Latest Gravitational wave Stories
A pair of supermassive black holes in orbit around one another have been spotted by XMM-Newton.
Astronomers publishing a paper in the journal Nature say they have found the first direct evidence that gravitational waves rippled through the early Universe during the inflation period.
Astronomers may have found two systems that may ultimately evolve into a rare Am CVn binary system.
Based on observations from the South Pole Telescope, a team of international scientists has found subtle patterns in the cosmic microwave background called B-mode polarizations, according to a report in Physical Review Letters.
The European Space Agency (ESA) announced today that the hot and energetic Universe and the search for elusive gravitational waves will be the focus of their next two large science missions.
Giant black holes throughout the universe sometimes pair up and merge, sending out gravitational waves that ripple across space and time. Albert Einstein predicted that these waves exist, but scientists have yet to directly detect one.
Black holes are massive objects in space that have gravitational forces so strong that not even light can escape them. These objects, swirling at the centers of galaxies, also come in a variety of sizes.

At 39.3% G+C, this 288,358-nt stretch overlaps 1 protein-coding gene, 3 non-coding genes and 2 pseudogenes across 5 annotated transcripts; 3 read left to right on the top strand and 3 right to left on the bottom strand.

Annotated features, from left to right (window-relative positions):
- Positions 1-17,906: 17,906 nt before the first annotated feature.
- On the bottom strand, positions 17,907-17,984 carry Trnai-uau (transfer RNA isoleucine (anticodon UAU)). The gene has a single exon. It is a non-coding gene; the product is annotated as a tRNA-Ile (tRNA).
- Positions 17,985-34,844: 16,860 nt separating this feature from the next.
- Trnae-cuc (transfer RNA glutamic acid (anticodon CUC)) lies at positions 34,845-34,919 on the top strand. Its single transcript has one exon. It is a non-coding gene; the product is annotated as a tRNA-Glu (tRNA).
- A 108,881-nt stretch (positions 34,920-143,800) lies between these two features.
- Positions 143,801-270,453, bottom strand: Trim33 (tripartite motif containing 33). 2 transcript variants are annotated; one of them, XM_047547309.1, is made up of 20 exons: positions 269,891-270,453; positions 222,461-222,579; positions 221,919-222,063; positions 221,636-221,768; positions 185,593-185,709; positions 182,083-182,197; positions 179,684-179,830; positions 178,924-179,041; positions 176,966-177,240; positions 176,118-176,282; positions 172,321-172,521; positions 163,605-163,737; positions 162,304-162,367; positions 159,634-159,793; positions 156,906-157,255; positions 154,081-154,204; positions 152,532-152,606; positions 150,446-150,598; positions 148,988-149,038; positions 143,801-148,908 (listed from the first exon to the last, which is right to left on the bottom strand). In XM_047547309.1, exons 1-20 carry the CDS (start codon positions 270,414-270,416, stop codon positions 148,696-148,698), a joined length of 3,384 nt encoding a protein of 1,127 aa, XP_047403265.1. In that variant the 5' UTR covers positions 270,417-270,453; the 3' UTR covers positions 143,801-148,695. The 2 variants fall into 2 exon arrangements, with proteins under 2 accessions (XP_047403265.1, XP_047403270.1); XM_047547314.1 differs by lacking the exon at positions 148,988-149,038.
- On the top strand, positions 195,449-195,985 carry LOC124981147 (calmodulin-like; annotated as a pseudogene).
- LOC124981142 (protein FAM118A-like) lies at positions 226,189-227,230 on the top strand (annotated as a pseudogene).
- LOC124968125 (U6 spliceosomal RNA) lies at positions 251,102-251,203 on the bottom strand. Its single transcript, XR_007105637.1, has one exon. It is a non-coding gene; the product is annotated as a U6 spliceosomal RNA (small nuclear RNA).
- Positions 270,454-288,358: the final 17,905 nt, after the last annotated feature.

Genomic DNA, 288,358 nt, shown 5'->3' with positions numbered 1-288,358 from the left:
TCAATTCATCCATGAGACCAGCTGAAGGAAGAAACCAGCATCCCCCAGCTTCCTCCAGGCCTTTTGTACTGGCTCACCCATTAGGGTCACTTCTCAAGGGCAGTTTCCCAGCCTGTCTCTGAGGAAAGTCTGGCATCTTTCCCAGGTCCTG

At the center of almost every galaxy we have studied is a black hole of such magnitude that the traditional black hole progenitor does not seem likely. These aptly named supermassive black holes can reach millions or billions of times the mass of our Sun.
The so-called 'I Love Q' equation that relates to neutron stars may offer surprising insights into the nature of the universe.
Astrophysicists from the Astronomical Observatory of the Faculty of Physics at the University of Warsaw say the next collision of monstrous stars will not occur until billions of years from now.
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